The operative word is/was “expected.” Few people expected a financial catastrophe of the magnitude of what we had in 2008. (But, by definition, more than expected the Spanish Inquisition.) In the four years since I posted, the S&P 500 has decreased 18% while tuition increased 15%, far outpacing inflation:
“[T]he college cost inflation rate has run from a high of 6.5 times the general inflation rate to a low of half the general inflation rate, with an recent average of about twice the general inflation rate.” [Source]
Sheesh. I would have been better off investing in Elvis stamps.
|Better returns than Enron, Bear Stearns and Lehman Brothers combined|
What brings this up is someone saw my spreadsheet and wrote me:
We have 529’s that have not made one red cent for either kid and friends who bought 4 years of GET for 28k. Now those same 4 years are 40k. I saw CA State raised tuition 35% for next year, and that WA was 17% this year and given the budget cuts yesterday it will obviously have to keep going up.I am starting to think 40k for a college education and a sure thing, makes sense? But then I think I am missing something?
The short answer is: [crickets chirping]
This is like the “Choose Your Own Adventure” books I read when I was a kid:
1) Do you think tuition will increase 32% between now and [The Year of Reckoning]?
- If you think the answer is yes, then you need to invest in something that’s going to earn a positive rate of return. (I don’t know what that is.) Proceed to question 2.
- If you think the answer is no, then (sell your earthly possessions and) write a check when tuition is due. Live happily ever after with the magical Internet Unicorns.
Consider that in April 2006, GET charged $66 for a tuition credit that was worth $55, a 20% front-end load. Today, you’ll pay $101 for a credit that’s worth $75, a 32% front-end load. Since GET is a self-funded program, you can infer the plan’s administrators anticipating tuition is going to be waaaaaaaaaay more expensive in the future. Perhaps they are also making up for a shortfall in planning.
- If you think the answer is yes, then you should invest in the GET program… unless you think your state is going to abandon it and refund your money. Regardless, put your pencil down and remain quiet until the end of the exam, several years from now.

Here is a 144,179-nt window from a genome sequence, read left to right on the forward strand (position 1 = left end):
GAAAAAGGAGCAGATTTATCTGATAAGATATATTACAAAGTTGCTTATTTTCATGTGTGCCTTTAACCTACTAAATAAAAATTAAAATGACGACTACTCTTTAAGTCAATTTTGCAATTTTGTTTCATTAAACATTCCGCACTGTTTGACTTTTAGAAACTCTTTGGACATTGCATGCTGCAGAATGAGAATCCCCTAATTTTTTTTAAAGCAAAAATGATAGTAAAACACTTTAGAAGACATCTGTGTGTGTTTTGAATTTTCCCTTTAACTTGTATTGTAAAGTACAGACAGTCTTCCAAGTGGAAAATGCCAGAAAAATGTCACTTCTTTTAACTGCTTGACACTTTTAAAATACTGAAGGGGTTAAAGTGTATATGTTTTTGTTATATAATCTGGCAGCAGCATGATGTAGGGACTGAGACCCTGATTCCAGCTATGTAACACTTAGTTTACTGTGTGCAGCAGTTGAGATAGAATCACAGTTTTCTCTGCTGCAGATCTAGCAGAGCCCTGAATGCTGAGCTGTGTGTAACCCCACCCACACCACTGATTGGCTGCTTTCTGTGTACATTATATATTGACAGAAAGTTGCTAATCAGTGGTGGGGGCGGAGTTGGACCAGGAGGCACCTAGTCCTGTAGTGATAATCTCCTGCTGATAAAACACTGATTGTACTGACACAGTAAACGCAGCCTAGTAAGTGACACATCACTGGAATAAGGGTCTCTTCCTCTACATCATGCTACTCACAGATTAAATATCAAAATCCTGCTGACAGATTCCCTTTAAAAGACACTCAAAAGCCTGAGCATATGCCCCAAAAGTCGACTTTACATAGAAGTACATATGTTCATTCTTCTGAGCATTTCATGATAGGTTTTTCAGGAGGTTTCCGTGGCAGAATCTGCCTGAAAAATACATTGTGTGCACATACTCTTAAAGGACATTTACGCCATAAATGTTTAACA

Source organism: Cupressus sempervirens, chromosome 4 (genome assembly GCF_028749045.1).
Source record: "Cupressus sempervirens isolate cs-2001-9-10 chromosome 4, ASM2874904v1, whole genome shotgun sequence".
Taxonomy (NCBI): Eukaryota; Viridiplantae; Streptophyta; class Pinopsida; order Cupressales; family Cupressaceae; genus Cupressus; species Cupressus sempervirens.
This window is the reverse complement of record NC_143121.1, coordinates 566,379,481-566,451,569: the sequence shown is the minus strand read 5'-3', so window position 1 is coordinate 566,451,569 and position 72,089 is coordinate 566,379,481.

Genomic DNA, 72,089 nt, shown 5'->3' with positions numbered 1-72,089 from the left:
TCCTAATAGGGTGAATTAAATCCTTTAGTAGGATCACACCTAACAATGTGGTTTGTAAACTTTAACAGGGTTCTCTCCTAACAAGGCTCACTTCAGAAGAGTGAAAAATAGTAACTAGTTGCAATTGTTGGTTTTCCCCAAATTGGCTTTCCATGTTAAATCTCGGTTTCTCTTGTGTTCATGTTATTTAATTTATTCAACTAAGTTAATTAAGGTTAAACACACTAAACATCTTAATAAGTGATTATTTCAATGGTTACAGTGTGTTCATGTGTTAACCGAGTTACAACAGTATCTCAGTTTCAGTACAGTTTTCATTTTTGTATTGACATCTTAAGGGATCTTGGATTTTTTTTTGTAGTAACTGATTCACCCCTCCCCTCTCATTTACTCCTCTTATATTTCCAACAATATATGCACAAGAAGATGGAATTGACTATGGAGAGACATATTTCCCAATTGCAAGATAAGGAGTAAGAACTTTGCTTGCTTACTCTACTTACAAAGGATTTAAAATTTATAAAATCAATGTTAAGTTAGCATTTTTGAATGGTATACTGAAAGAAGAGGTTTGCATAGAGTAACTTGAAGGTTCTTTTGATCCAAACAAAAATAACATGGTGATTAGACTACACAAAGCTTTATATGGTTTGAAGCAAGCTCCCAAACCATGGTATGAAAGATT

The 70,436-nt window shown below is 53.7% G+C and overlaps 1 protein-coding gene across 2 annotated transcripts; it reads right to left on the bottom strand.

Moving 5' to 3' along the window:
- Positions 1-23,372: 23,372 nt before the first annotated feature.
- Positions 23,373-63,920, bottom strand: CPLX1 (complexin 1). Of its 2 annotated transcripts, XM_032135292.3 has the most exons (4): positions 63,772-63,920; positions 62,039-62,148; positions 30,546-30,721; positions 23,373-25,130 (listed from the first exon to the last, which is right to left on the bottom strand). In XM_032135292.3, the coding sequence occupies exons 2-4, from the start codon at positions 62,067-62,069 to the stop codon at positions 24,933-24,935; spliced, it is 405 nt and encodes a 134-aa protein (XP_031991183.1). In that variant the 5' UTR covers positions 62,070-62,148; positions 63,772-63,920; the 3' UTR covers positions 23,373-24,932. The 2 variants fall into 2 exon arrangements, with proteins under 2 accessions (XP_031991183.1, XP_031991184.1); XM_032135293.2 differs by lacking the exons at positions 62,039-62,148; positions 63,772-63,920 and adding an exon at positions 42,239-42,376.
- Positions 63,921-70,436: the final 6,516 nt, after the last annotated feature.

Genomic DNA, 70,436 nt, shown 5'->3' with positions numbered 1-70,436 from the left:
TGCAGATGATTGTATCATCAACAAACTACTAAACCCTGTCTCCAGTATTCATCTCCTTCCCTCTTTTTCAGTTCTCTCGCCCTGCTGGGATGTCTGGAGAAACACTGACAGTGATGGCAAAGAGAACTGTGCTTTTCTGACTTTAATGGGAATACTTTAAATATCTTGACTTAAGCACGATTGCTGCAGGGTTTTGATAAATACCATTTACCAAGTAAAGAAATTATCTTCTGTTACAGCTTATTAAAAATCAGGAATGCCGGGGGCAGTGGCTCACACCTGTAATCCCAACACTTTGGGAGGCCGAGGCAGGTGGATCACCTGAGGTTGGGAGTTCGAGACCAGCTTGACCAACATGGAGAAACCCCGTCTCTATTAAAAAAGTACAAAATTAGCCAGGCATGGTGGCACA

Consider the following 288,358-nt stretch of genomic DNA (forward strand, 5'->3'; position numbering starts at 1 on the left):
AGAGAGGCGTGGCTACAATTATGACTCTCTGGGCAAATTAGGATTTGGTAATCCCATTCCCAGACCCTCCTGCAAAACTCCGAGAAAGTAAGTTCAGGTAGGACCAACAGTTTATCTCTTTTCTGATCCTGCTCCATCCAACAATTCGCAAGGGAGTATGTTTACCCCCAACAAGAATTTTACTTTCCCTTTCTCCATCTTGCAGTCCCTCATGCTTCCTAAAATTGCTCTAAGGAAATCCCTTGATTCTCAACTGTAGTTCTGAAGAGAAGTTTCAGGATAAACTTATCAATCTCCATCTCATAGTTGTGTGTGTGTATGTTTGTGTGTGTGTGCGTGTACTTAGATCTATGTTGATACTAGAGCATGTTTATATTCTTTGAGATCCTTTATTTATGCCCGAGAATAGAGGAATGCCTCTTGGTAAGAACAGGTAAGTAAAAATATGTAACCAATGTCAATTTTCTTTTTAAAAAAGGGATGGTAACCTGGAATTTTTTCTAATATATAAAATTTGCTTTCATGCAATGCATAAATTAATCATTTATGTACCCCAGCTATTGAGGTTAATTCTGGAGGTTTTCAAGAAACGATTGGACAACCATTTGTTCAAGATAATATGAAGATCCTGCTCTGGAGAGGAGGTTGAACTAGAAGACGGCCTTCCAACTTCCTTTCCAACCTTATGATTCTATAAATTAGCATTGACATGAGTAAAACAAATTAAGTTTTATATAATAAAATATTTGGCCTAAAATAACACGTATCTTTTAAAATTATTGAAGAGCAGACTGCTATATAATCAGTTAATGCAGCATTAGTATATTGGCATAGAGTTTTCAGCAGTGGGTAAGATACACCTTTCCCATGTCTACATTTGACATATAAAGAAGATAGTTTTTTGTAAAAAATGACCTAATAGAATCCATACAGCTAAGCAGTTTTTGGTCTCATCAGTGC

- If you think the answer is no, invest elsewhere. Proceed to question 3.
3) Will the anticipated future cost of tuition (calculated above) exceed the value of the education? For this discussion, consider only the quantifiable change in income opportunities from having a degree (e.g., not the intangibles).
The College Board’s calculator estimates today’s costs ($80k for a public school and $160k for a private school). University of Phoenix charges $67k for an online bachelor’s degree. Community colleges are a lot cheaper.
A 2002 Census study concluded an associate degree was almost always and a bachelor’s was often beneficial in lifetime earnings. (A more technical analysis, factoring in NPV, can be found here.) All of these assume you choose a field where advanced credentials are paid for. Petroleum engineering: yeah. An Early 21st Century History of My Daughters’ Art: unlikely.
- If you think the answer is yes, then you should invest the money elsewhere. Do stand-up comedy. Start a business. Write a Great Novel. Knit. Just be happy.
- If you think the answer is no, start working on those admission essays!
It will be interesting when the Census study is updated because tuition has risen a lot more than wages and alternatives, such as accredited online education, are now available. It’s not unreasonable to assume the tuition superinflation will continue: universities aren’t perceived as paragons of fiscal efficiency. The Center for College Affordability produced a report (PDF), concluding:
[Colleges have hired] “a large number of part-time instructional staff, which provides the fundamental educational services, while at the same time adding a disproportionate number of full-time management and support staff. […] This expansion of the labor force relative to enrollment has increasingly resulted in unproductive use of labor resources in higher education. […]”